Alcohol abuse is more complicated than merely drinking too much. According to Penn State researchers, there may be five separate types of problem drinkers with each one may be more common at different stages of life. In the study, Penn State researchers discovered five distinct classes or “profiles” among people with alcohol use disorder, with each profile defined by a specific set of symptoms. While each profile can exist during any time in a person’s life, certain profiles are more common at different stages of life than others.

Also, according to the study, ‘For example, young adults were more likely to fit the profile characterized by drinking too much and experiencing hangovers and other withdrawal symptoms. Meanwhile, older adults in their late fifties to sixties were more likely to struggle with cutting back on their alcohol use”.

The researchers found five distinct profiles within the study participants.

  • Alcohol-induced injury: In addition to drinking too much, people in this profile reported getting into risky situations during or after drinking that may have resulted in an injury.
  • Difficulty cutting back: People in this group struggled with wanting to cut back on their problematic drinking but being unable to.
  • Highly problematic, low perceived life interference: While people in this group reported experiencing many symptoms, they said their alcohol did not interfere with their family, friends, work or hobbies.
  • Adverse effects only: People who fit this profile reported experiencing hangovers or withdrawal symptoms in addition to drinking too much.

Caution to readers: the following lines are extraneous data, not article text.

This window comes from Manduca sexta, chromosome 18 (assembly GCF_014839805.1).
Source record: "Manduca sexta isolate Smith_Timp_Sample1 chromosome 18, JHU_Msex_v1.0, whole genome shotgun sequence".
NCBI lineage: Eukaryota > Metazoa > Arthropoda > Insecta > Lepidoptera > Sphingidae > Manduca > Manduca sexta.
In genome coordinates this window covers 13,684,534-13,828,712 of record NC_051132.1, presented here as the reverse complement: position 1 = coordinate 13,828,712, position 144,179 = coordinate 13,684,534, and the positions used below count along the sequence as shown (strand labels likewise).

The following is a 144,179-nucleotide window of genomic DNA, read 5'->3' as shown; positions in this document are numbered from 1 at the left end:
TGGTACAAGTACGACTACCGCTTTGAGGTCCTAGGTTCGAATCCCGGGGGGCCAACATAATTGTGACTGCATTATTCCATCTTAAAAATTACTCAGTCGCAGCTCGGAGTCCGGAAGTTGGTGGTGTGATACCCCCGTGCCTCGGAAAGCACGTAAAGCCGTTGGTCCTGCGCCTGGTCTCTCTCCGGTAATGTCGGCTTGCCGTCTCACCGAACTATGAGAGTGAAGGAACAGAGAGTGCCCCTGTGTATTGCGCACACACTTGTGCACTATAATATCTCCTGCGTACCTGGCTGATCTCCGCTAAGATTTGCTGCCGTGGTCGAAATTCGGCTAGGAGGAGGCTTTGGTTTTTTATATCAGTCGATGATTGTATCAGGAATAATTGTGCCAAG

• Highly problematic: People in this group reported experiencing every symptom of alcohol use disorder.

Understanding Alcohol Use Disorder

Alcoholism, alcohol abuse or alcohol use disorder is defined by alcohol dependence, which is the body’s physical inability to stop drinking and the presence of alcohol cravings. Individuals with alcohol addiction may go to extreme measures such as stealing, lying, hiding alcohol, drinking household cleaners that contain alcohol and other unhealthy behaviors to obtain alcohol due to cravings and the fear of withdrawal. In the absence of alcohol, these individuals can experience alcohol withdrawals, which are characterized by agitation, tremors, hot flashes, increased heart rate, increased blood pressure, nausea/vomiting, and seizures. Withdrawing from alcohol can be lethal, and therefore individuals should seek professional help when trying to quit their drinking habit. While young adults are most at risk for an alcohol use disorder, according to these five distinct profiles, it is clear that it’s also an issue for people in middle age or older adulthood, as well. It is important to note that alcohol use disorder may look different depending on the individual.

Source: Alcohol and Alcoholism